A piece of sky
A school in Dadar is home to a full-dome mobile planetarium this week to let city kids in on the secrets of the universe
I often think that the night is more alive and more richly coloured than the day," a voiceover paraphrases Vincent Van Gogh's famous quote in Hindi, referring to the Dutch artist's ruminations on the night sky studded with celestial wonders. The visuals support the narration and show a young boy sprawled about on the grass, gazing at the sky. As if on cue, the kids watching the show, too, decide to make the most of the full dome projection they are seated underneath, and lie on their backs to learn about the Great Bear constellation, North Star and Milky Way.
We are at the IES School in Dadar's Hindu Colony, where a mobile planetarium has been set up for the course of this week. The screening is part of a film festival for children under the Sky-On-Wheels project, where 14 shows on themes ranging from astronomy, archaeology, biology, earth science, natural and ancient history, are being projected on an inflatable planetarium in order to make scientific concepts more accessible to children. With shows in Hindi, Marathi and English, eight such screenings are organised every day.
The inflatable planetarium can accommodate 35 kids
"We have taken this project to the north-east, Chhattisgarh, Gujarat, Andhra Pradesh and the interiors of Maharashtra. This is, however, the first time we have set it up in Mumbai because the city already has the Nehru Planetarium," says Abhijit Shetye, managing director of Infovision, a city-based company speacialising in digital planetarium shows in India. The idea of a mobile set-up, he informs, came to fruition at the behest of renowned astrophysicist Jayant Narlikar, who was keen on taking science to children. While the response, Shetye says, is positive in other cities, having a planetarium with a curated film festival in their neighbourhood is an exciting prospect for Mumbaikars, too. As he informs us about the project, we see parents walk in to make enquiries, call up their kids to check which show they would like to watch, and buy tickets.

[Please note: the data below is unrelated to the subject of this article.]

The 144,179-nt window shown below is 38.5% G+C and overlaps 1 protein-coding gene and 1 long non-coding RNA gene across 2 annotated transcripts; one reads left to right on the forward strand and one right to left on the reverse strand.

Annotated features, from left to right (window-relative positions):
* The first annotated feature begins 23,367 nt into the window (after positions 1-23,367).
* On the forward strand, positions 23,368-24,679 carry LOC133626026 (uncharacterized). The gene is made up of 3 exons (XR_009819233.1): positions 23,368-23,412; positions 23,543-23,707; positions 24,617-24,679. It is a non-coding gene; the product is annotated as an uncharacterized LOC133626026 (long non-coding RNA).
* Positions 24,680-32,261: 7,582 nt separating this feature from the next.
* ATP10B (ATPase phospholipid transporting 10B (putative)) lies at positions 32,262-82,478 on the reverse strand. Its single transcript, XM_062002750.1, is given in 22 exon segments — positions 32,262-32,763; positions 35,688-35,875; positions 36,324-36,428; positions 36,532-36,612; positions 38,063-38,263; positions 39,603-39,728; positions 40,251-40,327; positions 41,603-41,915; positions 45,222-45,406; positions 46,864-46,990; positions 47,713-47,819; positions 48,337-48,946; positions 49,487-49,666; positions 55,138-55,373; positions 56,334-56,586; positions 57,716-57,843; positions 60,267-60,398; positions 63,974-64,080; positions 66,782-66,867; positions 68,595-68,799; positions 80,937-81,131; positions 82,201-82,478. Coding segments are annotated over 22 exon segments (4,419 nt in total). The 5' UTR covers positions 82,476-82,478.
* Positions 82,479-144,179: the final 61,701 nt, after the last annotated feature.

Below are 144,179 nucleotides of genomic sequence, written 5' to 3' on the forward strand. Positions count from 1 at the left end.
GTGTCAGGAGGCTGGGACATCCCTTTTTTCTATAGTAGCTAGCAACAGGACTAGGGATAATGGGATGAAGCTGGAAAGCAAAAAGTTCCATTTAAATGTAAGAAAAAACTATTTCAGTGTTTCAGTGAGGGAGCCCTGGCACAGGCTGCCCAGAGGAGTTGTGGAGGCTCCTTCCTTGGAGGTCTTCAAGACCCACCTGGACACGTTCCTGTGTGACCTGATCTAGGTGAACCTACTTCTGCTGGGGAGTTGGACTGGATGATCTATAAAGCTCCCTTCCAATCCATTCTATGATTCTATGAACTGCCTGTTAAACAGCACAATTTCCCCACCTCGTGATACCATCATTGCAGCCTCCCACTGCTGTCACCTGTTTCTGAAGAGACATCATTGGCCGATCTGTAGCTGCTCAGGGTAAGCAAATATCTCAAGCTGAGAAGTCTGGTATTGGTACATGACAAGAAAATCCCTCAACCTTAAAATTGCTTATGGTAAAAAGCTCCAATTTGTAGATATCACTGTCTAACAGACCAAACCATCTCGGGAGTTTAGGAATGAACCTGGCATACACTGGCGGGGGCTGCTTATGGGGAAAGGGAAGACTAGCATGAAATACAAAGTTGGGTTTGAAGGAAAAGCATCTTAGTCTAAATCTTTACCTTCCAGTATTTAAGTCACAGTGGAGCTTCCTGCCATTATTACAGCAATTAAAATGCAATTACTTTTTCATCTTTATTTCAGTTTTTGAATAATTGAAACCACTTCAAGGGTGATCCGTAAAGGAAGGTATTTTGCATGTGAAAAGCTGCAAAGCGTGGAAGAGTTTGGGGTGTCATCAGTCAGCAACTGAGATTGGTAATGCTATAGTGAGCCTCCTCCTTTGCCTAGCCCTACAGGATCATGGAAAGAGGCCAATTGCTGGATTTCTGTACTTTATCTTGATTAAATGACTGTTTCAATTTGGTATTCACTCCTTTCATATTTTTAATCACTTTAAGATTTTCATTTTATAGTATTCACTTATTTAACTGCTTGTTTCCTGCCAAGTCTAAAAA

The films — Cosmic Life, the story of a boy who wants to be an astronomer; Dinosaurs at Dusk, about a father and daughter who share a fascination for all things that fly; Invaders of Mars, made under the supervision of Emmy award-winning space artist, Don Davis, on the ongoing exploration of Mars, among others — have been scripted by the Nehru Planetarium and planetarium show exhibitors from the US and Netherlands.
Inside the dome, there is pin-drop silence. For 13-year-old Aryan Singh, who has a keen interest in science and has been to the Worli planetarium, the show Cosmic Life is more of a revision. But it's "informative and interactive" nevertheless. The humidity seems to get to the parents accompanying the kids, for the cooler doesn't do much to combat the heat. But beads of sweat mean nothing to the little ones, who have stars, supernovas and galaxies for company on a Tuesday afternoon.
TILL May 31, 10 am to 5 pm
AT IES School, Gate no. 2, Dadar East.
Entry Rs 50 to Rs 120
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